Chrome OS now allows users to turn their Chromebooks into a smart screen


Chrome OS

Devices that run the Chrome OS operating system have been supported for much longer than Android smartphones and tablets. Google has released a fresh update for devices running Chrome OS that offers several interesting and useful features. One of them turns your device into a smart display.

The Chrome OS 88 update adds support for signing in with the PIN or fingerprint you set up to unlock your Chromebook. This is a useful feature that makes sign-in easier and faster as long as your site is Web Auth-enabled. Some of the supported sites are Dropbox, GitHub, and Okta. Google says you can also use your PIN or fingerprint if you are using 2-Step Verification.

Chrome OS

Another important feature that comes with the new Chrome OS update is the Personalization feature, which turns your Chromebook into a personalized smart display. Users can choose to have Google Nest Hub display photos from your Photo Album on the lock screen – similarly, you can now display photos from your Google Photo Album or Gallery on the lock screen of Chromebook.

Your lock screen will also display the current weather and music being played. You don’t need to unlock your device to control playback. This setting can be activated in Settings> Personalization> Screensaver.

Google has released Chrome 88 for all major platforms with many innovations

Google has released a major update to its Chrome browser for all major platforms. The stable version of Chrome 88 is available for Windows, Linux and macOS, as well as iOS and Android. It brings quite a lot of innovation and the discontinuation of support for a number of technologies and platforms.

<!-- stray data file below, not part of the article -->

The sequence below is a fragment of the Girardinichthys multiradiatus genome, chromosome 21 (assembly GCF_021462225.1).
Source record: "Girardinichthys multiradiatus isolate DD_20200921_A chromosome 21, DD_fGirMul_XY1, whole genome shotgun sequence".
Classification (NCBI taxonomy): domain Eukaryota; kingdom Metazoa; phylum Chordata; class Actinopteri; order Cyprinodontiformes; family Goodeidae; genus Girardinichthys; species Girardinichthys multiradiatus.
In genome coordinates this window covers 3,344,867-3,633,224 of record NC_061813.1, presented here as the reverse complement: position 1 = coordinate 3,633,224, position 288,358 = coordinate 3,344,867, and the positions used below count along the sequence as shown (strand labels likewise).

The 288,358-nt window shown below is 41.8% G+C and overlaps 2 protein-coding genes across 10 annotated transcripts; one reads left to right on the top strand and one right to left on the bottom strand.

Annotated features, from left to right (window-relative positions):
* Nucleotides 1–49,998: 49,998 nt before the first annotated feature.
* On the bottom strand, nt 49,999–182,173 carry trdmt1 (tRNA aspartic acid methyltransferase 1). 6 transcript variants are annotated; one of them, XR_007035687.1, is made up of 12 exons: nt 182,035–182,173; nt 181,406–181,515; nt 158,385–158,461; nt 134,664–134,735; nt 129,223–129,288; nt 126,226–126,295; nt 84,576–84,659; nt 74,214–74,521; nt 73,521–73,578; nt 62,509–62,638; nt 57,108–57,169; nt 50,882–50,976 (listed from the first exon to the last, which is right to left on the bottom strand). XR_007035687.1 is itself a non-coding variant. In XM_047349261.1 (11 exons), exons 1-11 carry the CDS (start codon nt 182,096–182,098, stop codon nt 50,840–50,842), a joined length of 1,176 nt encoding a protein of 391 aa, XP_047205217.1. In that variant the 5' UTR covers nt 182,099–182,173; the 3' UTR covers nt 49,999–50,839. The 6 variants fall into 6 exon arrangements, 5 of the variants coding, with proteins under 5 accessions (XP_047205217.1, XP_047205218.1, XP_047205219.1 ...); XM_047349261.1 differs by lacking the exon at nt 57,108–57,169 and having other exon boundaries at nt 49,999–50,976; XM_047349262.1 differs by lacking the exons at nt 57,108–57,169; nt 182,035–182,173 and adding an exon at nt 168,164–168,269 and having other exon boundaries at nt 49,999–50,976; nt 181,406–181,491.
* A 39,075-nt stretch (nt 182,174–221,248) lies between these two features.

Among other things, Chrome 88 dropped support for Mac OS X Yosemite and now requires at least OS X 10.11 El Capitan to run. The browser can no longer be in use as an FTP client, ftp: //… addresses are no longer supported. Also, the developers finally got rid of the Adobe Flash Player. In addition, Google finally got rid of the Legacy Browser Support (LBS) add-on.

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The browser has an improved dark theme; it now extends to the scrollbar of service pages, such as settings, bookmarks, history, new tab, and so on.

Websites now ask for permissions in a less annoying way. The search for tabs has appeared, which makes it easier to work with a large number of open pages. Managing multiple logins and passwords has been simplified. You can sign in to the site using the information saved in your Google Account; even if passwords are not synced in Chrome. Also, passwords are analyzed and the system prompts if they should be replaced as not unique enough. And these are not all innovations.

Other improvements

  • Digital Goods API: Web apps published in the Google Play Store can now use Play Store billing just like native apps.
  • WebXR: AR Lighting Estimation: For AR and VR content on Android, lighting estimation can help to make models feel more natural and like they “fit” better with the user’s environment.
  • Anchor target=_blank implies rel=noopener by Default: To defend against “tab-napping” attacks, anchors that target _blank will behave as though rel is set to noopener.
  • CSS aspect-ratio Property: This allows explicitly specifying an aspect ratio for any element to get similar behavior to a replaced element.
  • Origin Isolation: Web apps can choose to increase a page’s security in exchange for giving up access to certain APIs.
  • JavaScript Engine: Chrome 88 incorporates version 8.8 of the V8 JavaScript engine.
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